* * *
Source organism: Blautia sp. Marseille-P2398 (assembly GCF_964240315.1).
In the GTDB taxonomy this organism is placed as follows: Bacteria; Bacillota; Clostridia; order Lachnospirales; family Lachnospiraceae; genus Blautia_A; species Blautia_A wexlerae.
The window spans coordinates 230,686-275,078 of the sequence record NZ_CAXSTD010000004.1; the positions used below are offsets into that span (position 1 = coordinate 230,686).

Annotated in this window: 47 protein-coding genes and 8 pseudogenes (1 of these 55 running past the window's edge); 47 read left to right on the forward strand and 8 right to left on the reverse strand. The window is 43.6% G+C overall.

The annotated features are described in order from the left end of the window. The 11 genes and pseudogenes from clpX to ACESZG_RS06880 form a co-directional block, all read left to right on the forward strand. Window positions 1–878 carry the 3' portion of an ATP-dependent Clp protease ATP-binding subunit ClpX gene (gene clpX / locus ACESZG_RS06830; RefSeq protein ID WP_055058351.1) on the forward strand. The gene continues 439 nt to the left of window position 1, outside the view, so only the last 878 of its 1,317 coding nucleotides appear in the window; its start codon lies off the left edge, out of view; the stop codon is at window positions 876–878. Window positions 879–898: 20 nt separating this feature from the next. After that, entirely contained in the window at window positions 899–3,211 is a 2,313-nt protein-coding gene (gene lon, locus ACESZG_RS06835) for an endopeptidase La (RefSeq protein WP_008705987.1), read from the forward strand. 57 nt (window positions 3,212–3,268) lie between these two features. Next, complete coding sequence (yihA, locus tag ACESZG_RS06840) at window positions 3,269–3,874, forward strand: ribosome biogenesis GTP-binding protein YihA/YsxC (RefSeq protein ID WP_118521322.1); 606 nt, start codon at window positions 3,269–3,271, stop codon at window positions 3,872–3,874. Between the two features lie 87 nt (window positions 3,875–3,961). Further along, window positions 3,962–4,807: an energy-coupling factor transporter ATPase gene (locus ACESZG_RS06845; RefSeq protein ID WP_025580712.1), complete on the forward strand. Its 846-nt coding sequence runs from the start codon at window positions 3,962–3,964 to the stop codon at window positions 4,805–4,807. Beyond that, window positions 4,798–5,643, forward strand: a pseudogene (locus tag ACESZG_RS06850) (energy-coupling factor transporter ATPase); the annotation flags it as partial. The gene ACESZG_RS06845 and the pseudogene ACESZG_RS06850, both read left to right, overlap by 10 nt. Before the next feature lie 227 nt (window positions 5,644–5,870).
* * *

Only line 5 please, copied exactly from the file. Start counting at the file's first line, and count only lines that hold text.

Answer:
The annotated features are described in order from the left end of the window. The 11 genes and pseudogenes from clpX to ACESZG_RS06880 form a co-directional block, all read left to right on the forward strand. Window positions 1–878 carry the 3' portion of an ATP-dependent Clp protease ATP-binding subunit ClpX gene (gene clpX / locus ACESZG_RS06830; RefSeq protein ID WP_055058351.1) on the forward strand. The gene continues 439 nt to the left of window position 1, outside the view, so only the last 878 of its 1,317 coding nucleotides appear in the window; its start codon lies off the left edge, out of view; the stop codon is at window positions 876–878. Window positions 879–898: 20 nt separating this feature from the next. After that, entirely contained in the window at window positions 899–3,211 is a 2,313-nt protein-coding gene (gene lon, locus ACESZG_RS06835) for an endopeptidase La (RefSeq protein WP_008705987.1), read from the forward strand. 57 nt (window positions 3,212–3,268) lie between these two features. Next, complete coding sequence (yihA, locus tag ACESZG_RS06840) at window positions 3,269–3,874, forward strand: ribosome biogenesis GTP-binding protein YihA/YsxC (RefSeq protein ID WP_118521322.1); 606 nt, start codon at window positions 3,269–3,271, stop codon at window positions 3,872–3,874. Between the two features lie 87 nt (window positions 3,875–3,961). Further along, window positions 3,962–4,807: an energy-coupling factor transporter ATPase gene (locus ACESZG_RS06845; RefSeq protein ID WP_025580712.1), complete on the forward strand. Its 846-nt coding sequence runs from the start codon at window positions 3,962–3,964 to the stop codon at window positions 4,805–4,807. Beyond that, window positions 4,798–5,643, forward strand: a pseudogene (locus tag ACESZG_RS06850) (energy-coupling factor transporter ATPase); the annotation flags it as partial. The gene ACESZG_RS06845 and the pseudogene ACESZG_RS06850, both read left to right, overlap by 10 nt. Before the next feature lie 227 nt (window positions 5,644–5,870).